Green’s Dictionary of Slang

duff v.1

[duff adj.]

1. [late 18C–19C] to sell ordinary goods that are touted as smuggled contraband.

2. [mid-19C] to make old goods look like new.

3. [mid-19C] (also doff) to make poor quality new goods look old, and thus of better quality; thus duffing n., duffer n. a person who does such a thing.

4. [mid-19C+] (Aus.) to steal (cattle or horses); thus duffing n.

5. [mid-19C+] (Aus.) to alter the brands on (stolen) cattle; thus duffing n. and adj.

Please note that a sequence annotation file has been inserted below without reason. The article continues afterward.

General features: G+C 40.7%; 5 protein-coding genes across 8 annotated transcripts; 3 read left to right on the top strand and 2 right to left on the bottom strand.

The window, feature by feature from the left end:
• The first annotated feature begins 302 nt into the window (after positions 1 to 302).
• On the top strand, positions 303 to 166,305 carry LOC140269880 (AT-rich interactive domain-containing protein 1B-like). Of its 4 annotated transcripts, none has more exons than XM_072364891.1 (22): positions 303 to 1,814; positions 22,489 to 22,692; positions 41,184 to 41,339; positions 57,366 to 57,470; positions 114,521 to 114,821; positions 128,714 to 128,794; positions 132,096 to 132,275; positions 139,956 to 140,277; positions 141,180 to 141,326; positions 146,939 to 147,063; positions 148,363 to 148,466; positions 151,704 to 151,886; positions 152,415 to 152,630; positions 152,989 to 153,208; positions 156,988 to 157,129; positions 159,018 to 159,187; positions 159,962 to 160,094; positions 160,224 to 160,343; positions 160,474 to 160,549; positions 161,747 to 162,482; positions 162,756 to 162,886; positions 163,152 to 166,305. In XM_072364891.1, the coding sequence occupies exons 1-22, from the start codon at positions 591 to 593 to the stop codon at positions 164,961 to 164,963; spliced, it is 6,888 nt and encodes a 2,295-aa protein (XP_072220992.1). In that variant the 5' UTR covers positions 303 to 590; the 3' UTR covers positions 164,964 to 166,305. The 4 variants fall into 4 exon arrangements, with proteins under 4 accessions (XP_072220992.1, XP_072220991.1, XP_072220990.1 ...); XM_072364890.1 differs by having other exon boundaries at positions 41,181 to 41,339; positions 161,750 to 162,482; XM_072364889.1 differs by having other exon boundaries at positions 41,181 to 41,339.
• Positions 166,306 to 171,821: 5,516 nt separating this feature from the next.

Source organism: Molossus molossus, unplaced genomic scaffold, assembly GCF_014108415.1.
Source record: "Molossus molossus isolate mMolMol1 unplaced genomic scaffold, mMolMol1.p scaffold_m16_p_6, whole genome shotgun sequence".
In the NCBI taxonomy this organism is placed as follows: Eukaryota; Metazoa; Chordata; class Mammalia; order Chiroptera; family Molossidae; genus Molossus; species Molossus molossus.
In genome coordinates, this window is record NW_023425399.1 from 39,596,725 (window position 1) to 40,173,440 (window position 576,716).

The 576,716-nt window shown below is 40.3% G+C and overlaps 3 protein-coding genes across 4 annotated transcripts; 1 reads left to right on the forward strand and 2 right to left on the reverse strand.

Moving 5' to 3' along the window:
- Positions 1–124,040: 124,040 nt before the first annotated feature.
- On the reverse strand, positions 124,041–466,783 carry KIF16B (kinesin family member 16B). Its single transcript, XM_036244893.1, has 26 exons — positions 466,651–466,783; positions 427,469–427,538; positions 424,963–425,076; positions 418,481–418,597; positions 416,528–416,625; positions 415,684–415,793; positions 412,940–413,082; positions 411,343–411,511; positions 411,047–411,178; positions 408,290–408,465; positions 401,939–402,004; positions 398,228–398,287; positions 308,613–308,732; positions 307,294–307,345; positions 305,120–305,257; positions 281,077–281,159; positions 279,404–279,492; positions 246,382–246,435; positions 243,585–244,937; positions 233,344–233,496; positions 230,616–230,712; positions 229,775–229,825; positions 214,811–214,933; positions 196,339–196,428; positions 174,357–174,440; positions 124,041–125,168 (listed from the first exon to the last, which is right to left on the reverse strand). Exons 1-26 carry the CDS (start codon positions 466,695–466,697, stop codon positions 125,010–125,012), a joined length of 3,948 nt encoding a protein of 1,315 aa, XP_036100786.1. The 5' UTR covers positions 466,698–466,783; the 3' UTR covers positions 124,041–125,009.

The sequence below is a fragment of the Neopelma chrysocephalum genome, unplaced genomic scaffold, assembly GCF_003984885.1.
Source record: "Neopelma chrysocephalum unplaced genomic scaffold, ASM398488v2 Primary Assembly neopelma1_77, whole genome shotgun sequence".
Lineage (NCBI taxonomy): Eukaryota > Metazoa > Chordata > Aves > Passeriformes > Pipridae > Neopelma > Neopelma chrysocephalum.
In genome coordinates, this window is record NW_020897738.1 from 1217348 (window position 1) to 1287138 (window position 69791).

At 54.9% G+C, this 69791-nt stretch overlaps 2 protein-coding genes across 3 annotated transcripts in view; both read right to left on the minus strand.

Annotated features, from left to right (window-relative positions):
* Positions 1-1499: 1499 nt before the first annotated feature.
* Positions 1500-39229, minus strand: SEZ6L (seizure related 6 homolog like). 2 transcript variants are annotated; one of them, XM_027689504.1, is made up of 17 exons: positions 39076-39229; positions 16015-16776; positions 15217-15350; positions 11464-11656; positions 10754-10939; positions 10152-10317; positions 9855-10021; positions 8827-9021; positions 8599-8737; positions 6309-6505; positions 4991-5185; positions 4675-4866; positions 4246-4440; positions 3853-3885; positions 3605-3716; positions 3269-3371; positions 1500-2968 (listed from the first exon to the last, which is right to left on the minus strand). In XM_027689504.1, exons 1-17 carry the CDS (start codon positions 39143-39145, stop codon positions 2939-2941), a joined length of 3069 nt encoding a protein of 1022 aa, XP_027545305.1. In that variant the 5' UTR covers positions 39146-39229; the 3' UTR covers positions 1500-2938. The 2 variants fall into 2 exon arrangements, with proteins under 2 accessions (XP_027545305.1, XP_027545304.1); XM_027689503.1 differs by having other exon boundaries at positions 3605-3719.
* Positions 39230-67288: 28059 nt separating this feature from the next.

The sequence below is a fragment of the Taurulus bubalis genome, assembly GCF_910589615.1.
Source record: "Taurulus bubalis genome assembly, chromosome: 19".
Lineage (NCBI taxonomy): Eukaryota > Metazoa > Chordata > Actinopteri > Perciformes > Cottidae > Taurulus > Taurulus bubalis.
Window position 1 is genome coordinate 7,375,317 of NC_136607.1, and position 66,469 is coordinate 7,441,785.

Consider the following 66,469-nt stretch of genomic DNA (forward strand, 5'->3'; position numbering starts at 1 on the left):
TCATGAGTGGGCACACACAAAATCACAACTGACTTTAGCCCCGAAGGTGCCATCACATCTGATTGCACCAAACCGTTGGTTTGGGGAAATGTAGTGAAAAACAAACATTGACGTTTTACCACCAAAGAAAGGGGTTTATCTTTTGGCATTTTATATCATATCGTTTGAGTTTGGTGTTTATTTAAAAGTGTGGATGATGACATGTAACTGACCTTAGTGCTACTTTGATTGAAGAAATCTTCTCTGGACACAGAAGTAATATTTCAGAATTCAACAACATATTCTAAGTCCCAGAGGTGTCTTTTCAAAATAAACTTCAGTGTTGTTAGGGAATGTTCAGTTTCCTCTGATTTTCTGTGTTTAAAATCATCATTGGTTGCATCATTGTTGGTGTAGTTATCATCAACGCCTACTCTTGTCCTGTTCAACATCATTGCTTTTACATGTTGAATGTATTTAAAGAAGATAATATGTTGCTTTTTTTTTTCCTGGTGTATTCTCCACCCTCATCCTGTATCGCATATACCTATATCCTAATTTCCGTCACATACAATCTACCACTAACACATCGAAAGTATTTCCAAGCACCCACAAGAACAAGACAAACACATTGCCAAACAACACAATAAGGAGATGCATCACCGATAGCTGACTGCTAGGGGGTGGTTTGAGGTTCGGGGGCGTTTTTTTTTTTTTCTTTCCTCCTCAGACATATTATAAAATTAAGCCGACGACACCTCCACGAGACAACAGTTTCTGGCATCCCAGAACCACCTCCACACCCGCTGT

6. [late 19C] (UK und.) to pass off a worthless article as something valuable.

7. [late 19C+] to blunder, to make a mess of.

8. [1900s–10s] (Aus.) in weakened use, to use (a possession, a place) without the owner’s permission; spec. to pasture cattle on someone else’s land.

9. [1940s] to smuggle.

10. see duff up v.

In compounds

duffing-yard (n.)

[late 19C] (Aus.) an isolated place where cattle-stealers can hide rustled cattle, rebrand them etc.